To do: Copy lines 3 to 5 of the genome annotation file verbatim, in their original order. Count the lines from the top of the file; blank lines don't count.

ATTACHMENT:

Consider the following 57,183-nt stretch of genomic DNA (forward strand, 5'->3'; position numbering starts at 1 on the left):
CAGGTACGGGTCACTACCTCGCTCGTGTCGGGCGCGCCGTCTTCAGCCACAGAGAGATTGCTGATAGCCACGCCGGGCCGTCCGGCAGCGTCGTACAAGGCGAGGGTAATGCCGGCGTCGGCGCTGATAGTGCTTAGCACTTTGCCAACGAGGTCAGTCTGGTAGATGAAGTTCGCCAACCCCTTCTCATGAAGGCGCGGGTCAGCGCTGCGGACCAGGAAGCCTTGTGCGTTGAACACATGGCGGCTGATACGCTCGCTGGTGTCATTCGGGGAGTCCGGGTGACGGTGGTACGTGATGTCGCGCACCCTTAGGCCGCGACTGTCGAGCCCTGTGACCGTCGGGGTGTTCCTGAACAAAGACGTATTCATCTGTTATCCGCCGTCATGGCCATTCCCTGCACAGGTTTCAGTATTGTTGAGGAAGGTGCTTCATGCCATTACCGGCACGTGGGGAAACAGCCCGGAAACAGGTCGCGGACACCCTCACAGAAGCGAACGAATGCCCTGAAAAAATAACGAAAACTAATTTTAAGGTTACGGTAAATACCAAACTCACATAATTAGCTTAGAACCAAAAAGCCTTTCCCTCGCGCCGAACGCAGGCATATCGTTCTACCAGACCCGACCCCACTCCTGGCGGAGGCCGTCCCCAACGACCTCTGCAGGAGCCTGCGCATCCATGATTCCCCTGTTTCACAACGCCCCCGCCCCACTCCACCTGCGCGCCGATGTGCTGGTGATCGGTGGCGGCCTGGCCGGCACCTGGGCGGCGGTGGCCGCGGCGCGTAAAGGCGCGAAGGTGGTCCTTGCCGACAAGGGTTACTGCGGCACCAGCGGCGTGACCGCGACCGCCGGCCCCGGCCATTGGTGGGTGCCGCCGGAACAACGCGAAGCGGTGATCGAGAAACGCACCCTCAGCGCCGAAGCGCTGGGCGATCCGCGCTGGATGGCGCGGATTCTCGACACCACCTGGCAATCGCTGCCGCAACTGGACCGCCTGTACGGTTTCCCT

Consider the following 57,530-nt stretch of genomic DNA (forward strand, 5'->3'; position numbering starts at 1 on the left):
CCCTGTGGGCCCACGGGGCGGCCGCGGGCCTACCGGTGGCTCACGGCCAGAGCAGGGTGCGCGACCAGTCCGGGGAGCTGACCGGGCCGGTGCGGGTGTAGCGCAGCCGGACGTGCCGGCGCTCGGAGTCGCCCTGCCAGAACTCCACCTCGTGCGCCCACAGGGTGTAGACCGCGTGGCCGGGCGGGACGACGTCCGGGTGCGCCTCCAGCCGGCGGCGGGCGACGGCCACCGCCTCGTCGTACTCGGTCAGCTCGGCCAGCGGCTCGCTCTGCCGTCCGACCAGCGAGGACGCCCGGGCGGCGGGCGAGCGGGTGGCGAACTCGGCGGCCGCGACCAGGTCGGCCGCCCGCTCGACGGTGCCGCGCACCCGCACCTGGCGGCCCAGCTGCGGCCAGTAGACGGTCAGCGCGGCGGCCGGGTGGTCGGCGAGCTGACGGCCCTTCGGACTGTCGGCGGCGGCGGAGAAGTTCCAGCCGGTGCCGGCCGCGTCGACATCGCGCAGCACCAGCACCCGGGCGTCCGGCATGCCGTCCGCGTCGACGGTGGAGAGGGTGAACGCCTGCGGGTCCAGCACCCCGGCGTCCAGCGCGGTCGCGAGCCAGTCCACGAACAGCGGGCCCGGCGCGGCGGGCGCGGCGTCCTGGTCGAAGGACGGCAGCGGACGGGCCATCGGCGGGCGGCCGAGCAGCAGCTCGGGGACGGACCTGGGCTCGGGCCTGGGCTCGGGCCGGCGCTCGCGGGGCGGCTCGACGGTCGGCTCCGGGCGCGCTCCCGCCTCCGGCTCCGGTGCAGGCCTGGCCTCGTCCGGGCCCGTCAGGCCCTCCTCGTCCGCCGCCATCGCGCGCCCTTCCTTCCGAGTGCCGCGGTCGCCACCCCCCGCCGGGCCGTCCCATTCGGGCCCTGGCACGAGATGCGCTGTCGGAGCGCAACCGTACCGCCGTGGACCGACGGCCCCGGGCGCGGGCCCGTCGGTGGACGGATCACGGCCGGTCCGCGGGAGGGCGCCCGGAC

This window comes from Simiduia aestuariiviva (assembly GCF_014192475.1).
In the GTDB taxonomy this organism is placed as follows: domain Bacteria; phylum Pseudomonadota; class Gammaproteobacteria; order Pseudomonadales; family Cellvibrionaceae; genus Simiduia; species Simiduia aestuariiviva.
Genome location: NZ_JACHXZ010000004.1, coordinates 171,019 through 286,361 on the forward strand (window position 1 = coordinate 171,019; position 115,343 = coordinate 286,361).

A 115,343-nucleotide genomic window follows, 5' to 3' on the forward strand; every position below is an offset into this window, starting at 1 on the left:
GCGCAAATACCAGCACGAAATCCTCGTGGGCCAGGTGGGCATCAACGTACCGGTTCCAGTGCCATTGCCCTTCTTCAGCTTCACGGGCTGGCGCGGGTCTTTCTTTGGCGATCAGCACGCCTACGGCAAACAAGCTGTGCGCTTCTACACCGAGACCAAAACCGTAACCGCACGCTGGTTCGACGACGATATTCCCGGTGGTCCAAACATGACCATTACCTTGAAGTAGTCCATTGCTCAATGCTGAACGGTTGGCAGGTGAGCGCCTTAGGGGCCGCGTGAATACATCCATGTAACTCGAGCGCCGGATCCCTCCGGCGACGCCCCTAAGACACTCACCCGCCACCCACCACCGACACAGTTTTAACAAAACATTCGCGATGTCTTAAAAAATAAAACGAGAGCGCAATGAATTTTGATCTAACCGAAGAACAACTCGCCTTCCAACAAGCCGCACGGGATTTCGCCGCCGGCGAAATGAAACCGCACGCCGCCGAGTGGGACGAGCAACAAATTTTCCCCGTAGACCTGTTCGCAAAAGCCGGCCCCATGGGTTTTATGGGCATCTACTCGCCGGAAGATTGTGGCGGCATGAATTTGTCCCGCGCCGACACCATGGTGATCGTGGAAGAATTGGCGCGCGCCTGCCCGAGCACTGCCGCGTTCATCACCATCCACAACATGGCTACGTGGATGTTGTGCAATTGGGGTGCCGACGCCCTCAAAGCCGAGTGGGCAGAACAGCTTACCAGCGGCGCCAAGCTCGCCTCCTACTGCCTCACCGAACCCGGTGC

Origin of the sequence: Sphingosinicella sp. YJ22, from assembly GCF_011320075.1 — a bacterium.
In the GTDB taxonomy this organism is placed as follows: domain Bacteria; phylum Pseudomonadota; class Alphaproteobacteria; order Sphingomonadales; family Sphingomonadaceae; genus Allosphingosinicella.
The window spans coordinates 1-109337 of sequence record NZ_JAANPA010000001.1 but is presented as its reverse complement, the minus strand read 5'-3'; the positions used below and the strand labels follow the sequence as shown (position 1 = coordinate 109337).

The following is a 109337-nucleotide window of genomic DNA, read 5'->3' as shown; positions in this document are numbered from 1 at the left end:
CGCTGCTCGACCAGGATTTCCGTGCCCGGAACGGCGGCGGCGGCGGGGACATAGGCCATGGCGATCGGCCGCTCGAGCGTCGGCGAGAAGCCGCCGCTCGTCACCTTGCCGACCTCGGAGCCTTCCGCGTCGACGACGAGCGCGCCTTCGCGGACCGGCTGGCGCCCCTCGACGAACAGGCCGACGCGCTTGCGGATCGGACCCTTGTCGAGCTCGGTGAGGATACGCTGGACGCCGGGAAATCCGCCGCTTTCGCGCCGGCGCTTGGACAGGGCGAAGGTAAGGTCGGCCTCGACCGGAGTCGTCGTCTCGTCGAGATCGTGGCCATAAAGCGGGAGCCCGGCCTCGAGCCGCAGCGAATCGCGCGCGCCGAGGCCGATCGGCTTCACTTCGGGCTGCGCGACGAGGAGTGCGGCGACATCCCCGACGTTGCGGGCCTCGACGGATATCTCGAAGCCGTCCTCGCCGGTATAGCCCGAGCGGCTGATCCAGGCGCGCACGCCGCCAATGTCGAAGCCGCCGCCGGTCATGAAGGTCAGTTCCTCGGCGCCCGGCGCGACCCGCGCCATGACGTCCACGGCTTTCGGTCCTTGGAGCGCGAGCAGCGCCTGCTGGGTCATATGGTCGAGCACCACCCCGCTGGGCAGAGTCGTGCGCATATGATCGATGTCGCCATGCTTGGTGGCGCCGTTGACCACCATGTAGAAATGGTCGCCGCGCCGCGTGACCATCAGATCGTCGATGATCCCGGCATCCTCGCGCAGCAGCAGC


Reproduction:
Consider the following 57,530-nt stretch of genomic DNA (forward strand, 5'->3'; position numbering starts at 1 on the left):
CCCTGTGGGCCCACGGGGCGGCCGCGGGCCTACCGGTGGCTCACGGCCAGAGCAGGGTGCGCGACCAGTCCGGGGAGCTGACCGGGCCGGTGCGGGTGTAGCGCAGCCGGACGTGCCGGCGCTCGGAGTCGCCCTGCCAGAACTCCACCTCGTGCGCCCACAGGGTGTAGACCGCGTGGCCGGGCGGGACGACGTCCGGGTGCGCCTCCAGCCGGCGGCGGGCGACGGCCACCGCCTCGTCGTACTCGGTCAGCTCGGCCAGCGGCTCGCTCTGCCGTCCGACCAGCGAGGACGCCCGGGCGGCGGGCGAGCGGGTGGCGAACTCGGCGGCCGCGACCAGGTCGGCCGCCCGCTCGACGGTGCCGCGCACCCGCACCTGGCGGCCCAGCTGCGGCCAGTAGACGGTCAGCGCGGCGGCCGGGTGGTCGGCGAGCTGACGGCCCTTCGGACTGTCGGCGGCGGCGGAGAAGTTCCAGCCGGTGCCGGCCGCGTCGACATCGCGCAGCACCAGCACCCGGGCGTCCGGCATGCCGTCCGCGTCGACGGTGGAGAGGGTGAACGCCTGCGGGTCCAGCACCCCGGCGTCCAGCGCGGTCGCGAGCCAGTCCACGAACAGCGGGCCCGGCGCGGCGGGCGCGGCGTCCTGGTCGAAGGACGGCAGCGGACGGGCCATCGGCGGGCGGCCGAGCAGCAGCTCGGGGACGGACCTGGGCTCGGGCCTGGGCTCGGGCCGGCGCTCGCGGGGCGGCTCGACGGTCGGCTCCGGGCGCGCTCCCGCCTCCGGCTCCGGTGCAGGCCTGGCCTCGTCCGGGCCCGTCAGGCCCTCCTCGTCCGCCGCCATCGCGCGCCCTTCCTTCCGAGTGCCGCGGTCGCCACCCCCCGCCGGGCCGTCCCATTCGGGCCCTGGCACGAGATGCGCTGTCGGAGCGCAACCGTACCGCCGTGGACCGACGGCCCCGGGCGCGGGCCCGTCGGTGGACGGATCACGGCCGGTCCGCGGGAGGGCGCCCGGAC

This window comes from Simiduia aestuariiviva (assembly GCF_014192475.1).